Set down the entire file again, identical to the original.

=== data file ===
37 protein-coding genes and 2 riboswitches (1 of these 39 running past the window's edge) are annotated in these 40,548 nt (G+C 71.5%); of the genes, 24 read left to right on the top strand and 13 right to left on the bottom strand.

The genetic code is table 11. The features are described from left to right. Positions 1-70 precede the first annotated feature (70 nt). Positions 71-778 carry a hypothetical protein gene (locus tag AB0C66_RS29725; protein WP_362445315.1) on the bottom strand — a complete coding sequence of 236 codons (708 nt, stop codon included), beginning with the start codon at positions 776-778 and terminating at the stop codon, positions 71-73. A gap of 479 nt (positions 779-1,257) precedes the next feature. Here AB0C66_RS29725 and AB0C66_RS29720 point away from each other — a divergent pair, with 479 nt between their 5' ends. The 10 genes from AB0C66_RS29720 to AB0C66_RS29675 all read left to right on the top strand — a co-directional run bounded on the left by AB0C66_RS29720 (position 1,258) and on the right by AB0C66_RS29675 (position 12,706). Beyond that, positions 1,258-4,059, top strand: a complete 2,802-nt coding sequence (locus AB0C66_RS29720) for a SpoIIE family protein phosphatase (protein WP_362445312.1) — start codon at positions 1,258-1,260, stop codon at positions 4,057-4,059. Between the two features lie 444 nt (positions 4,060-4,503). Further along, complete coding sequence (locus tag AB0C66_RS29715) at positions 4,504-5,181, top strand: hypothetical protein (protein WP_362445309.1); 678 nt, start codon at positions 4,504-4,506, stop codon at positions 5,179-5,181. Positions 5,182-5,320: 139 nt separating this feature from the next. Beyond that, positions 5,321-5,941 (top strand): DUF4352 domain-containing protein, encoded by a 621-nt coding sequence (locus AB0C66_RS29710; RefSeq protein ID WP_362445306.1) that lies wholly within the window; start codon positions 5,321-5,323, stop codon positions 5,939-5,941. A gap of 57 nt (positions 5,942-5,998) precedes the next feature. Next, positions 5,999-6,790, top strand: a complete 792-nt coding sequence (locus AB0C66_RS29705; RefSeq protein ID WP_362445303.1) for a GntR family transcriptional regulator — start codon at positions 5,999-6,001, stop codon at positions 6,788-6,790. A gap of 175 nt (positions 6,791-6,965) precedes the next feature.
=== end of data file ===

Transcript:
37 protein-coding genes and 2 riboswitches (1 of these 39 running past the window's edge) are annotated in these 40,548 nt (G+C 71.5%); of the genes, 24 read left to right on the top strand and 13 right to left on the bottom strand.

The genetic code is table 11. The features are described from left to right. Positions 1-70 precede the first annotated feature (70 nt). Positions 71-778 carry a hypothetical protein gene (locus tag AB0C66_RS29725; protein WP_362445315.1) on the bottom strand — a complete coding sequence of 236 codons (708 nt, stop codon included), beginning with the start codon at positions 776-778 and terminating at the stop codon, positions 71-73. A gap of 479 nt (positions 779-1,257) precedes the next feature. Here AB0C66_RS29725 and AB0C66_RS29720 point away from each other — a divergent pair, with 479 nt between their 5' ends. The 10 genes from AB0C66_RS29720 to AB0C66_RS29675 all read left to right on the top strand — a co-directional run bounded on the left by AB0C66_RS29720 (position 1,258) and on the right by AB0C66_RS29675 (position 12,706). Beyond that, positions 1,258-4,059, top strand: a complete 2,802-nt coding sequence (locus AB0C66_RS29720) for a SpoIIE family protein phosphatase (protein WP_362445312.1) — start codon at positions 1,258-1,260, stop codon at positions 4,057-4,059. Between the two features lie 444 nt (positions 4,060-4,503). Further along, complete coding sequence (locus tag AB0C66_RS29715) at positions 4,504-5,181, top strand: hypothetical protein (protein WP_362445309.1); 678 nt, start codon at positions 4,504-4,506, stop codon at positions 5,179-5,181. Positions 5,182-5,320: 139 nt separating this feature from the next. Beyond that, positions 5,321-5,941 (top strand): DUF4352 domain-containing protein, encoded by a 621-nt coding sequence (locus AB0C66_RS29710; RefSeq protein ID WP_362445306.1) that lies wholly within the window; start codon positions 5,321-5,323, stop codon positions 5,939-5,941. A gap of 57 nt (positions 5,942-5,998) precedes the next feature. Next, positions 5,999-6,790, top strand: a complete 792-nt coding sequence (locus AB0C66_RS29705; RefSeq protein ID WP_362445303.1) for a GntR family transcriptional regulator — start codon at positions 5,999-6,001, stop codon at positions 6,788-6,790. A gap of 175 nt (positions 6,791-6,965) precedes the next feature.